"My Business Partners Are My Parents"

The EntreLeadership Podcast

7:13 listening | 3 weeks ago

"My Business Partners Are My Parents"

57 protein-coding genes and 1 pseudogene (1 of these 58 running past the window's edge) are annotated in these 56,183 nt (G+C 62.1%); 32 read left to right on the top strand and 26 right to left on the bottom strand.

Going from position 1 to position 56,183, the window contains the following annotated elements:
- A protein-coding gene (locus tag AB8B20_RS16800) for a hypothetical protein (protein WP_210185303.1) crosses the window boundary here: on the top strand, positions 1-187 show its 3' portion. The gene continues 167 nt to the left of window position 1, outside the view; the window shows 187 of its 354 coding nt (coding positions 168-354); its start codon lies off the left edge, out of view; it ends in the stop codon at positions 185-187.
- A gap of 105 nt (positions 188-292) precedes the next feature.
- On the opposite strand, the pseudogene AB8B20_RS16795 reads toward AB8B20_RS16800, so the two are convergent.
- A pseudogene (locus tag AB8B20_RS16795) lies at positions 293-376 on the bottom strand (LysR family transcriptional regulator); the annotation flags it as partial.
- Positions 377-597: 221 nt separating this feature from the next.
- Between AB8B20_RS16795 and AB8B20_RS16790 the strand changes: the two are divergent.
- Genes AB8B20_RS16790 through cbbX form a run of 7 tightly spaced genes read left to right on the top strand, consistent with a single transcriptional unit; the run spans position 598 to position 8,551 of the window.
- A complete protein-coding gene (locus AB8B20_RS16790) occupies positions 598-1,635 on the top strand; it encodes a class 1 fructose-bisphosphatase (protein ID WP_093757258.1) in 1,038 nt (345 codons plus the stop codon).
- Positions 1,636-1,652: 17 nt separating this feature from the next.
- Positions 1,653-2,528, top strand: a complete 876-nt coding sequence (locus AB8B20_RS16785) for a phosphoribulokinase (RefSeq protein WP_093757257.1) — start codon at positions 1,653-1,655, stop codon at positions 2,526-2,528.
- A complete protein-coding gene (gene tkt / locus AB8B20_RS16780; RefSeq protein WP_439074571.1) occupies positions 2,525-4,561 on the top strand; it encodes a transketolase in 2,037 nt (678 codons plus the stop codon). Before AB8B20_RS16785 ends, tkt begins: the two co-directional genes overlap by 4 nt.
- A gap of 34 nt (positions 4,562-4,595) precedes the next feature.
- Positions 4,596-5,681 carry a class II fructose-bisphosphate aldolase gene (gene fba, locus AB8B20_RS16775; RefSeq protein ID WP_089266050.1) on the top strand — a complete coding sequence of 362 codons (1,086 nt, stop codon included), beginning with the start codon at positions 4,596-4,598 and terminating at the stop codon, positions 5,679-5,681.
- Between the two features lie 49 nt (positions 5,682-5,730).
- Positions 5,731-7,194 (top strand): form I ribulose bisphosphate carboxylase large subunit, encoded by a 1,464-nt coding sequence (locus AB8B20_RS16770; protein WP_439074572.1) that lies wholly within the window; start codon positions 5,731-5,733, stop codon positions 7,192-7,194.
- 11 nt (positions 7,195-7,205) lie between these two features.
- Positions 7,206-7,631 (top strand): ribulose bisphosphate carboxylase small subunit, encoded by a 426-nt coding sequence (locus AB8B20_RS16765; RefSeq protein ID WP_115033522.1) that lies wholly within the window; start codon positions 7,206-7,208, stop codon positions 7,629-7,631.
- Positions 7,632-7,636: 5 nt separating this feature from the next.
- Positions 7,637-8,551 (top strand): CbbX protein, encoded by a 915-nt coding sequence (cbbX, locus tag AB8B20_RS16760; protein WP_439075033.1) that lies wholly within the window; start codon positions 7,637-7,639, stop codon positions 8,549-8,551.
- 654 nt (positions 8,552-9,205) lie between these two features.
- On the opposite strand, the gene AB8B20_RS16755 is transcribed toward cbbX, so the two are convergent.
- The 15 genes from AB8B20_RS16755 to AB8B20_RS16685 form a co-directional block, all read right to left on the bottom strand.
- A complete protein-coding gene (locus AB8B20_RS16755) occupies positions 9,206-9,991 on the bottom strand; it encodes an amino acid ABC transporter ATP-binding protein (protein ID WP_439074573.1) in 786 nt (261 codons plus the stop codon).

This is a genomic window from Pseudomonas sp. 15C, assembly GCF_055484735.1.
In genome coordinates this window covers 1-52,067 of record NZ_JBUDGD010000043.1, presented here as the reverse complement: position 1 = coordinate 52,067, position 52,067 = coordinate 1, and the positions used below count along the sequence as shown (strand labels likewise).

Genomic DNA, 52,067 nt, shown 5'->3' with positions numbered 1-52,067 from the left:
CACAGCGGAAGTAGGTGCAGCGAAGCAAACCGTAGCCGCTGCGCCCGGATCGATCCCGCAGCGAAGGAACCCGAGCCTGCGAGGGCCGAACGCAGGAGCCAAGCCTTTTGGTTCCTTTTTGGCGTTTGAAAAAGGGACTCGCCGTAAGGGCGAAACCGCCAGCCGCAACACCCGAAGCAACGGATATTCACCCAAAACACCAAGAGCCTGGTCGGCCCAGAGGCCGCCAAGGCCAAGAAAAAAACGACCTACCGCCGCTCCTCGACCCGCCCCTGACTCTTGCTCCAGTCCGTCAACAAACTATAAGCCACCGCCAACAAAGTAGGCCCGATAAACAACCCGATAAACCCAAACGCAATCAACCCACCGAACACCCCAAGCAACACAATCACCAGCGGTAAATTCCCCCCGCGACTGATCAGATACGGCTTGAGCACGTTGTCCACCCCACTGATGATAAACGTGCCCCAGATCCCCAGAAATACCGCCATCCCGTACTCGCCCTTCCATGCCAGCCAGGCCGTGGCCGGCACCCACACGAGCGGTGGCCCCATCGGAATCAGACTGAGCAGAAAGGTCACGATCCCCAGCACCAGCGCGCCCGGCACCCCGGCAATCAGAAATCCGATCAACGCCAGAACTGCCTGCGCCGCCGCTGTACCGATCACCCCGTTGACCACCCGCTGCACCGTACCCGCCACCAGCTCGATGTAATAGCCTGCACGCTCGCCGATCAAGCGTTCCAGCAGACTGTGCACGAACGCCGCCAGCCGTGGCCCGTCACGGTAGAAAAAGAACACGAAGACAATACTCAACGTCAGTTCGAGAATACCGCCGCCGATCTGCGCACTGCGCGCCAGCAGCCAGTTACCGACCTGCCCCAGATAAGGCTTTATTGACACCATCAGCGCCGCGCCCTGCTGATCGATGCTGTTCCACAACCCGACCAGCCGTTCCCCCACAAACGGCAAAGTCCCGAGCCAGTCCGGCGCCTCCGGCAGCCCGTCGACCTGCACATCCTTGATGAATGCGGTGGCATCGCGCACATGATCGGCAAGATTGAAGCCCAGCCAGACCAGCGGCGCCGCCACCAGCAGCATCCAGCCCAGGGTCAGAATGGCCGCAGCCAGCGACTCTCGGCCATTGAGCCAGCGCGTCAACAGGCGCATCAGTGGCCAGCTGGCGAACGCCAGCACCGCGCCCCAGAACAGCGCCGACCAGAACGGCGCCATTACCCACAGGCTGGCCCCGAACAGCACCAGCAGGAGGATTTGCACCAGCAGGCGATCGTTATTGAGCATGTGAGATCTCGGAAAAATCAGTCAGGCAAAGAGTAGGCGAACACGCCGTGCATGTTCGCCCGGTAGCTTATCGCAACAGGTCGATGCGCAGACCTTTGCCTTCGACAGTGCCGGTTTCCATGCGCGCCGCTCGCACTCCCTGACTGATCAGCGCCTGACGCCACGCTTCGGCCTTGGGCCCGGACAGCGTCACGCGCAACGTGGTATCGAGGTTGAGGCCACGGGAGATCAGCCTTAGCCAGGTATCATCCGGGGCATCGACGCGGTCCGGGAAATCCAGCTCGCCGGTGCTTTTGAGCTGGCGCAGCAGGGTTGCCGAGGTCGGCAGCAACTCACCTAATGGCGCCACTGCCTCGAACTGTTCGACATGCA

"Go to Tommy in California. Hey Tommy welcome to the Dave Ramsey show. How can we help? Hey guys thanks for taking my call. Sure what's up? I'm twenty own fifty percent of my wedding business. I run Business Day to day and my parents. Both of the large decision split the other fifty in twentieth century. I hit by the wildfires causes to close temporarily and then the downtime overweight for permits. I'm going through all our processes and costs and in that. I'm realizing my parents. Since they're not part of the day they don't understand what our customers warrant but they still try to impart their decisions that the final one Mike hire subcontractors and vendors without my knowledge. They've talked about how they want to be part of the business in a way where they're just asking how the businesses doing and not part of the decisions. So my question is I want to have the discussion about the process of buying my parents out over time eventually beneficial way so. I don't even have to have that conversation and I don't know how to put a dollar out to the percentage. Tommy I'd be curious to hear from Kim's thoughts on this too. But you're twenty eight years old. You're in a business that it sounds like you're partners with your parents. I I want to zoom back for a second start with D. Is this what you love and really want to be doing when you're thirty five or did you kind of drift into this thing? 'cause MOM and dad are a part of it. Oh this is absolutely will God has for me. I love waking up every day. Do what I do okay. Good well that's good. So what do you? What do you want to be true in a year from now as it relates to the way that mom and dad are evolved? Not Evolved aside. Sounds like you want to buy out and have a clean break. I have a great relationship with my family. I think the problem is It's mostly my dad. Gets a little too involved and so I don't know by your was buying a percentage or something that there is a little bit more. I am more decision on that but I I just that's kind of what I came up with. A positive will want to deal with that after you are paid a base salary for managing the business. Nothing but then how much profit is left a year About six hundred while you're profitable six hundred so they're taking about three hundred. You're taking about three hundred profit correct after you were paid a salary. Correct okay all right. So the business is worth roughly four to five x of that number. That's the value okay. And and so. They're they're half they're three hundred is worth somewhere around a million one point five million two million five somewhere in there. Okay all right now the way I would do it is. I would just propose that you give them. X. Percentage of the profits until you reach that number and it would be excessive fifty percent okay. Okay are agreed by out. Number is whatever was agree to number. And I'm GonNa give you eighty percent of the prophet until we hit that number if you can live on twenty percent plus your salary which you ought to be able to do. These are incredible numbers. Okay and so if we said eighty percent of six hundred That's like a half million dollars and if it's a million five three years later you're clear so you need to agree on a price but the price generally small business will sell for somewhere around twenty to twenty five percent rate of return to the investor which means the cap rate is about four x or five x okay of the net profit and their portion of the net profit is fifty percent understood. You right is that correct. That's correct. Yeah the the problem is you got to heads and anything with two heads is a monster. Yeah that's what you're discovering so you need. Ya and with this buyout. They lose the right to interfere operationally. I'm curious what do you think the chances are they're going to go for this? You feel good that they'll they'll go for this idea. What Dave just laid out? I think the conversation it would And when we started anyways definitely where I was really wanting to do this and they were willing to help And I and they wanted me to run everything do everything but they still want to put their fingers in either. Really got hurting. Why can't ask a good question? Dave gave you some great mechanics on the valuation of business and how you would put a proposal together for the buyout but you may want to have a few conversations just from a relationship standpoint before you come in and start talking about the buyout and the timeline for that to happen just so that everybody. I mean you don't WanNa look up and in a year from now the relationship that you have with your parents that has great has gotten really rocky because how you approach this was to transactional and it doesn't sound like you're going to do that. Sounds like you guys are on a good track of the. There's a couple of things to do that being a founder of a business. Your Dad's not actually the founder. You and him founded it together with his money he got you started or whatever And then you took it and ran it and and grew it. But they're you know always honor. Their position is inherently always honor their position in the business. And thank be falling. Grateful for what you've gotten for this point and that's how you always start a conversation like that and and and then you say and you know our original purpose was for us to get this thing running and so now the natural evolution of this dad mom the way for me to continue to honor. You is to buy you out and so I want to give you a large percentage of the profits against a buyout number and caused that to happen. But that's me tipping my hat to you and saying thank you and I appreciate you and I love you and your been incredible and it's the natural evolution of this just like when you were raising me mom and dad. You didn't want me to live in the basement till I was forty and this is I'm starting to be in your basement now. Well that's true. Yeah you're giving them a metaphor of some kind and says it's time for me to grow up and grow on and you and you have to let me go. I have to move out. I'm getting married. You know it's kind of thing and so th there but they're getting some psychological value out of interfering and you need to take that away from Jim well and just be patient. I mean when I was twenty eight. I would want all of this to happen in six weeks. It's okay if it takes six months definitely. There's a very big point. Yeah I think what Dave just mentioned on. The psychology is huge. Tommy and then what Daniels said is true too if they resist this a little bit. You need to relax because you told us all unequivocally I mean you couldn't get it out fast enough that this is what you were created to do. So guess what you're getting to do it your twenty eight. Let this thing cycle out. Your Time's coming. Yeah but don't but it could be gradual but it does need to see incremental progress with the end in mind that everyone has become starts to be an agreement with